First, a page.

COLUMBUS — Chris Olave didn’t know if he could play at Ohio State when he arrived last June.
As a former 3-star recruit, he questioned his size and weight. But a couple months in the Buckeyes weight room and a handful of fall practices later, Olave grew out of that.
Then when Austin Mack went down with a season-ending injury in November, the true freshman Olave had a chance to play meaningful snaps during the most crucial portion of Ohio State’s schedule.
The results? Two catches in the first half of the Buckeyes win over Michigan State. Two touchdown grabs and a blocked punt against Michigan. Another score in the Big Ten Championship Game win.
Even Olave was caught off-guard a bit.
“The Team Up North game, I kind of busted out and had a great game,” he said. “That first touchdown, I was kind of surprised and shocked, but I just went along with it and played like how I do. It all came through.”
Surprises are gone, now. He torched the best defense in the country last year on Ohio State’s biggest stage. Last season was reserved for building confidence and proving he could compete at this level. His coming-out party is entirely behind him.
Heading into 2019, Olave’s confidence is there. That’s why he’s working with wide receiver coach Brian Hartline on staying consistent and fine-tuning. Hartline, along with the rest of the country, saw what Olave can be at his best: Dominant.
But Hartline wants to see Olave stay consistent in what he’s doing. Over the course of spring practice, Hartline challenged Olave to be great.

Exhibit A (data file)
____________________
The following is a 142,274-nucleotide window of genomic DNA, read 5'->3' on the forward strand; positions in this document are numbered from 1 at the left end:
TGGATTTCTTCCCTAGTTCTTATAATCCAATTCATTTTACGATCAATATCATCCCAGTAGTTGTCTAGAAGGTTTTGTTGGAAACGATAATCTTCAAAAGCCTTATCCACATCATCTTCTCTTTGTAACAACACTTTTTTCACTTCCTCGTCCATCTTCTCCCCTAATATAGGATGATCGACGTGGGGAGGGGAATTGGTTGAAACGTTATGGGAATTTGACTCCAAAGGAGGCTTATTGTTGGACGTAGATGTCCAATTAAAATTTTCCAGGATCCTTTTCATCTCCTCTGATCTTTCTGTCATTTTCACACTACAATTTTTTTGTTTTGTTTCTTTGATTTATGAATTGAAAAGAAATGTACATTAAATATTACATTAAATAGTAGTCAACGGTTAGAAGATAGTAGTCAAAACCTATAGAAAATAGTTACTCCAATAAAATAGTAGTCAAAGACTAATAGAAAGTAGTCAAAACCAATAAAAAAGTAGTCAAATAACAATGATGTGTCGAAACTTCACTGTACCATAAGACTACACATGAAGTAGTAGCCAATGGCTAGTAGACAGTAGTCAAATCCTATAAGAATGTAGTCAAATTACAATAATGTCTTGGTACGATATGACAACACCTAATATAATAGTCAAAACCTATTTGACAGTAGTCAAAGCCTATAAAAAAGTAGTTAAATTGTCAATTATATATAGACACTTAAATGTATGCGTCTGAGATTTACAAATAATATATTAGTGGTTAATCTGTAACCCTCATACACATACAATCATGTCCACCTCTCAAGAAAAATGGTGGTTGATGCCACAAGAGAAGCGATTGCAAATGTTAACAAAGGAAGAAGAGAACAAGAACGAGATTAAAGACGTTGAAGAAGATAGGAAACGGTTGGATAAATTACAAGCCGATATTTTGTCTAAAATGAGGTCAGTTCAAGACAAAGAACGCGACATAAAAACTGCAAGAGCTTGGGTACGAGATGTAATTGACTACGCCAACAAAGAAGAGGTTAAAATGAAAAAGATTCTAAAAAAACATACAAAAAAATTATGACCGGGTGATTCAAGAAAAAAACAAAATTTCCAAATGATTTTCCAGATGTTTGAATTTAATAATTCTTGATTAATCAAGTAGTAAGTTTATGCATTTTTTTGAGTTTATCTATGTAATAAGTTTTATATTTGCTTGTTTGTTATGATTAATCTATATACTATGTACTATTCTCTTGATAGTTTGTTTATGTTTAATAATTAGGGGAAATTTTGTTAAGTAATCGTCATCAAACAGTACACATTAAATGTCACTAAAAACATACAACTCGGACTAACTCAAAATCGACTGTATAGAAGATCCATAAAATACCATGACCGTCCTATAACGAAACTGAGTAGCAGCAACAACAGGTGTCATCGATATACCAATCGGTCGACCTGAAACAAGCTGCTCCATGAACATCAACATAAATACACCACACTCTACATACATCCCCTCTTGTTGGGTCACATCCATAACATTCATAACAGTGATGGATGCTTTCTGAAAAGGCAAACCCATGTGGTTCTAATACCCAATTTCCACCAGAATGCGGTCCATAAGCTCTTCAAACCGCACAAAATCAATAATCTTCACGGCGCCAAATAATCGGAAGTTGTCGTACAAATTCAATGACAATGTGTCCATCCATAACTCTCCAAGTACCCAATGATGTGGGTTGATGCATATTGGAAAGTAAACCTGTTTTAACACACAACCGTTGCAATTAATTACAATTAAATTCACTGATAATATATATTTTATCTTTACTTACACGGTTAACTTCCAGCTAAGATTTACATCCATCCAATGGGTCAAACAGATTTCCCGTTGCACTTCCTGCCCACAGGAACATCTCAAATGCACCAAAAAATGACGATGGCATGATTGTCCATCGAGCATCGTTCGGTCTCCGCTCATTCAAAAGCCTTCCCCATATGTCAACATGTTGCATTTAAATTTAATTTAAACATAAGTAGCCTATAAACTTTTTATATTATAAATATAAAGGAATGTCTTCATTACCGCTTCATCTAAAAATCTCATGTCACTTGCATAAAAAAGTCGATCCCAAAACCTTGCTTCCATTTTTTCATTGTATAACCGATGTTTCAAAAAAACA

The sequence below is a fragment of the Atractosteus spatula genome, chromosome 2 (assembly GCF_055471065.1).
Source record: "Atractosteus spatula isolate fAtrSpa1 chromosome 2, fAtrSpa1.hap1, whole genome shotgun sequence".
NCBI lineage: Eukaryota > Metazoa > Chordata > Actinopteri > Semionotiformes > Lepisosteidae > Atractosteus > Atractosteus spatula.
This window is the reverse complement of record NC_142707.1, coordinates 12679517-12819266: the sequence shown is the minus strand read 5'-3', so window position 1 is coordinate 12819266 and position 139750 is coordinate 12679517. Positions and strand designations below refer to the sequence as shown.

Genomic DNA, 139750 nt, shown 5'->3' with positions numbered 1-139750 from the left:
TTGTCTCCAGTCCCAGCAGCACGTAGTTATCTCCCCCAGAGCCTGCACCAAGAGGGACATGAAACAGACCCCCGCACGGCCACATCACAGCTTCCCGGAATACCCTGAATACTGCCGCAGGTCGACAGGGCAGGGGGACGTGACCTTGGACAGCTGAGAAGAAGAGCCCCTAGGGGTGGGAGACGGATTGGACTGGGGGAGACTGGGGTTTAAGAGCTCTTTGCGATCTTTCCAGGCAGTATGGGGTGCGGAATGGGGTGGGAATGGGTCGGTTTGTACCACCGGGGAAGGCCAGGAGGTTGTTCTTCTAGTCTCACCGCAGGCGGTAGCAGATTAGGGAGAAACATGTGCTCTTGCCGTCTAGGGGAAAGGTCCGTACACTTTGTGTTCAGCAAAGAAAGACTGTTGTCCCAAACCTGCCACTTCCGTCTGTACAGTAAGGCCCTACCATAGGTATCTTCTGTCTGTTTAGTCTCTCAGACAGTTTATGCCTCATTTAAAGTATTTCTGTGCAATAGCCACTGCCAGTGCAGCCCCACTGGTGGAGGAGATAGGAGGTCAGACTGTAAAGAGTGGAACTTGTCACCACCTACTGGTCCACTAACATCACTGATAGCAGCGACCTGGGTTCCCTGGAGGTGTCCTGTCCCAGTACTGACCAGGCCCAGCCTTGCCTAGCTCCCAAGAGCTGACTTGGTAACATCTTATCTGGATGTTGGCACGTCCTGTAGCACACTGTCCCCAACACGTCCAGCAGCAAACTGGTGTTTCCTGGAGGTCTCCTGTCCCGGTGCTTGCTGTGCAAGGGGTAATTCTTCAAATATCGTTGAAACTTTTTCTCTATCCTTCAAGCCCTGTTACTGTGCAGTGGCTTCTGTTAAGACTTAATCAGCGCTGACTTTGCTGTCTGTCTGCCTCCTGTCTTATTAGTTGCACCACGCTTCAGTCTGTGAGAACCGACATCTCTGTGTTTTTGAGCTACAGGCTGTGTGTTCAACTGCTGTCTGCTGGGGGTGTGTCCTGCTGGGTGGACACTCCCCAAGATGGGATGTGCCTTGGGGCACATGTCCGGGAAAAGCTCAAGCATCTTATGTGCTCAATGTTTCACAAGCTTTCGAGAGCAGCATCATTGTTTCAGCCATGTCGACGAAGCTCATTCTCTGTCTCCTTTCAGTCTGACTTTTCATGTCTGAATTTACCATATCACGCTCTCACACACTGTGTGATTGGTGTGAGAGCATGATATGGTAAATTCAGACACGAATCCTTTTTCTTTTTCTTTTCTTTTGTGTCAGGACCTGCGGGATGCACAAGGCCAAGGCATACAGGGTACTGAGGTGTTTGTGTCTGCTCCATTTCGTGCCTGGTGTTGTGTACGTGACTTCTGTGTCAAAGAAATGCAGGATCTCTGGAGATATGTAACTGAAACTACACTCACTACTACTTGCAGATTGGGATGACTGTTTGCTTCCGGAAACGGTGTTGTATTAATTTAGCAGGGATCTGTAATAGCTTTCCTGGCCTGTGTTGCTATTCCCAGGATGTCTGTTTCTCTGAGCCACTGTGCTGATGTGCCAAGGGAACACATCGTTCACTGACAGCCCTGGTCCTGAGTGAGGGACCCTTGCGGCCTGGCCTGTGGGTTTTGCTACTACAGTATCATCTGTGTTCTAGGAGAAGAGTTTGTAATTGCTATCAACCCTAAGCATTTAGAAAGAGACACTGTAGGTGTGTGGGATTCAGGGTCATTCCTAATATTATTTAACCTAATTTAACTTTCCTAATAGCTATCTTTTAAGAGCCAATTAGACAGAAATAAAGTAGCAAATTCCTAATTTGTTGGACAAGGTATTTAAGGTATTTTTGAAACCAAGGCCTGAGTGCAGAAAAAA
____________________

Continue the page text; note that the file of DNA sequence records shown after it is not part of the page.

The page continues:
“His level of consistency will change whether he’s a good player or he’s a great player,” Hartline said.
So far, so good for Olave. He’s carrying the same mindset as last season, trying to prove he can do even more for the Buckeyes than he’s already done in his one year he’s had.
Terry McLaurin was a “big brother” figure for Olave last year at Ohio State, and at the NFL Combine in March, he gave his word of approval for Olave, who’s taking over the tradition of wide receivers for the Buckeyes.
“He’s going to be a great player — not just on the field but off the field,” McLaurin said. “He’s raised right and I’m happy to see what his future holds.”
The future might not include McLaurin or record-breaking quarterback Dwayne Haskins to target Olave. But it features highly touted incoming signal caller Justin Fields, a cast of veteran receivers and a freshman phenom in Garrett Wilson.
Olave will have plenty of chances to make plays, but it may have to come on a platoon basis for the Buckeyes. Mack, Binjimen Victor, Wilson, K.J. Hill and Jaelen Gill are all presumed to be in the rotation with or around Olave. The bevy of talent at wide receiver may cloud how many targets or receptions Olave gets. When the ball is thrown his way, though, he’ll make plays.
“If I get an opportunity, I have to take advantage of it,” Olave said. “It’s either you do — or you don’t.”
He definitely took advantage of it late last season when his confidence was increased. That building stage is over.
He knows he has what he needs to play at Ohio State.
It’s now time to be consistent, and it’s time to be great.